The Valente Case

The A judge of the Provincial Court of Ontario declared that he had no jurisdiction to hear a case under the Highway Traffic Act of Ontario because he did not preside over an independent court in the sense of s11(d) of the Canadian Charter of Rights and Freedoms.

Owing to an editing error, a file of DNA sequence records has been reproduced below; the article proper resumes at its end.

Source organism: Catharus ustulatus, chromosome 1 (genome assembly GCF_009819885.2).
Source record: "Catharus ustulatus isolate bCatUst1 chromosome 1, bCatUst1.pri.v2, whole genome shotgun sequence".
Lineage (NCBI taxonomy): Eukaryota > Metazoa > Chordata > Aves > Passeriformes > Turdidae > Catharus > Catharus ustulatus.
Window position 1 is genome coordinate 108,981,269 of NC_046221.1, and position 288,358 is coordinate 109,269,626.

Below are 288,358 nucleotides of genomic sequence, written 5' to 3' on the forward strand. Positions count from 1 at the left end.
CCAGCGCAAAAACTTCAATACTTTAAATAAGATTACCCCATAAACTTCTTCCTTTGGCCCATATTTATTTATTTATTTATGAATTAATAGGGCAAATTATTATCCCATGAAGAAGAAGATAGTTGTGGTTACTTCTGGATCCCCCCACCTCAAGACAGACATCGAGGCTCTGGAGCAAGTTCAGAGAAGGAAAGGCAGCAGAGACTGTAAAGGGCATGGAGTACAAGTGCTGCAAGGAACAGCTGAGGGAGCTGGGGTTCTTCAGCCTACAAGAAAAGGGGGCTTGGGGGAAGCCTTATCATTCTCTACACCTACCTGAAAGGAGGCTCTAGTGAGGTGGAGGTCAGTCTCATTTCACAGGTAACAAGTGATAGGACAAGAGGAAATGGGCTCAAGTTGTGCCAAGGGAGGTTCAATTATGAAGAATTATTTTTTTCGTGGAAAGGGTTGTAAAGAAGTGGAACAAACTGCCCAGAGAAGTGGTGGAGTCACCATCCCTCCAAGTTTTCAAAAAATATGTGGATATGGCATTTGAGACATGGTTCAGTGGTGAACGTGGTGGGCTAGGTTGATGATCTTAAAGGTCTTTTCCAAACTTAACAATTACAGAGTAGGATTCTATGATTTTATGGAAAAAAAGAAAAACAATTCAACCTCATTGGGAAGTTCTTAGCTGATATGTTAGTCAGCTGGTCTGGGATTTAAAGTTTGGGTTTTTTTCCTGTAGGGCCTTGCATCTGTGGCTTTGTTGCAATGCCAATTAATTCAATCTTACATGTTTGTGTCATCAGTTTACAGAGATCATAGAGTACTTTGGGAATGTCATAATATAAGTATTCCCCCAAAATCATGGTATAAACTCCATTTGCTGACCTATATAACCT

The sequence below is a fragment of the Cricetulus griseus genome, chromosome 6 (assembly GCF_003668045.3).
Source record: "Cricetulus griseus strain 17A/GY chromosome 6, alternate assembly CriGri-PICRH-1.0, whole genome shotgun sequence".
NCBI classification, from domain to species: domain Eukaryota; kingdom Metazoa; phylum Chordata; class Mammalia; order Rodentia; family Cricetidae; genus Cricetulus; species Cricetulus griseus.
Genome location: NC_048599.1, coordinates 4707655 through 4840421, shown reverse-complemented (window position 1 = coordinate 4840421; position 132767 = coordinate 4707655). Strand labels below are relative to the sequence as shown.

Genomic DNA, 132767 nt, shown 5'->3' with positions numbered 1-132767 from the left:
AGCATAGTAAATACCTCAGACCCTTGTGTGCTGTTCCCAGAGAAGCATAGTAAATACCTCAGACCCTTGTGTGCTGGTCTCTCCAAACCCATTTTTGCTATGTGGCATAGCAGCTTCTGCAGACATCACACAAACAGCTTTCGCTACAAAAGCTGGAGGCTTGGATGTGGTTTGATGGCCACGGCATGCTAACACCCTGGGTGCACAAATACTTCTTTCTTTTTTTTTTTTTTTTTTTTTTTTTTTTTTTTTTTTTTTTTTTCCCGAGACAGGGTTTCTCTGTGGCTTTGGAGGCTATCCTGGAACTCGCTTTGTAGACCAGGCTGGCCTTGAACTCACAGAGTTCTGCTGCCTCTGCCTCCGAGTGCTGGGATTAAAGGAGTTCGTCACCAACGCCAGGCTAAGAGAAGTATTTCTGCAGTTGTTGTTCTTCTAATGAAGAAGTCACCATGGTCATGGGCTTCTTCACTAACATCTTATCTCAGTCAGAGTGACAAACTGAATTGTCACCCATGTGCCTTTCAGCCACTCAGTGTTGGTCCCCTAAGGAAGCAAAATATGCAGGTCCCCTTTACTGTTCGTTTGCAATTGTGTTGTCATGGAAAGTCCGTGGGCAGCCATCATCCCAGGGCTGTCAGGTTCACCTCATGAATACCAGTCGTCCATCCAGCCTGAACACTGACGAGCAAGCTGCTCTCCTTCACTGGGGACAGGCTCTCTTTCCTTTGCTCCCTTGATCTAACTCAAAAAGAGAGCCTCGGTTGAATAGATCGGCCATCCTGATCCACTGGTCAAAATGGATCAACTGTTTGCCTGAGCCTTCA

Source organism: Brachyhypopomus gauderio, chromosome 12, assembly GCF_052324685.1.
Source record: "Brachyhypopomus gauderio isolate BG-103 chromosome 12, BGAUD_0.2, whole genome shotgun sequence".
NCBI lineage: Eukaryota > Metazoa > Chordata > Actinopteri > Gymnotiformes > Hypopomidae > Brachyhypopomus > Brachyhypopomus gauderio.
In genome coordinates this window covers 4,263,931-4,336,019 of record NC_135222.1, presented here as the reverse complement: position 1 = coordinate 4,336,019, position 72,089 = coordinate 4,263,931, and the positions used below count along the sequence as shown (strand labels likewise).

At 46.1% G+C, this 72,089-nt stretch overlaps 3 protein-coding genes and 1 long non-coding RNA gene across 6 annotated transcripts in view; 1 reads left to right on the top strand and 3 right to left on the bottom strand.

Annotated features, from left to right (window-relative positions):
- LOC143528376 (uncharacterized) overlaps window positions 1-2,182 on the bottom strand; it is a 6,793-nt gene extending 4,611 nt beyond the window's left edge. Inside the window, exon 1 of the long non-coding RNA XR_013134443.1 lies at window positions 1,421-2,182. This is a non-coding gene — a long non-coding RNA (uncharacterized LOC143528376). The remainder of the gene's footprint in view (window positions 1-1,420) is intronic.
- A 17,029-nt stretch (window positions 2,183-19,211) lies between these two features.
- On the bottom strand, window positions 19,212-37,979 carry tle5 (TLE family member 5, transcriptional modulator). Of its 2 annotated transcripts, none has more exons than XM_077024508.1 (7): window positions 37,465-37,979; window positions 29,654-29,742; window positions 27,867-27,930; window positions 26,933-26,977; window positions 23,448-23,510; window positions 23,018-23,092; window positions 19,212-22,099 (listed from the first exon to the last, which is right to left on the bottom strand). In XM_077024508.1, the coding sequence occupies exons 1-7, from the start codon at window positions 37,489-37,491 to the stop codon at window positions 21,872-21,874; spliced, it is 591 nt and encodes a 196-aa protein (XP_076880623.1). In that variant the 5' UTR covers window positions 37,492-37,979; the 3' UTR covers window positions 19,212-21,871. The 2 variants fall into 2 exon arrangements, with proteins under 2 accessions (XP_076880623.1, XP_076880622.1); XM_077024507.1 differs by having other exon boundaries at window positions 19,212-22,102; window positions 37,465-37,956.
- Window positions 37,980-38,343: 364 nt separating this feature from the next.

The A judge of the Provincial Court of Ontario declared that he had no jurisdiction to hear a case under the Highway Traffic Act of Ontario because he did not preside over an independent court in the sense of s11(d) of the Canadian Charter of Rights and Freedoms. In his view, the structures and administration of the court are such that there is not a sufficiently clear separation between the executive and the judiciary. On 19 Sept 1985, the Supreme Court ruled that the judge did enjoy judicial independence. Impartiality is a state of mind. Independence is a question of status vis-à-vis the executive. The test is the following: Can the court reasonably be seen as independent? There are 3 essential conditions for an independent judiciary in the sense of s11(d) of the Charter: judges have the security of tenure; judges enjoy financial security; and the court has institutional independence in administrative matters which directly affect the functioning of the judge. The Supreme Court declared that these 3 conditions were satisfied.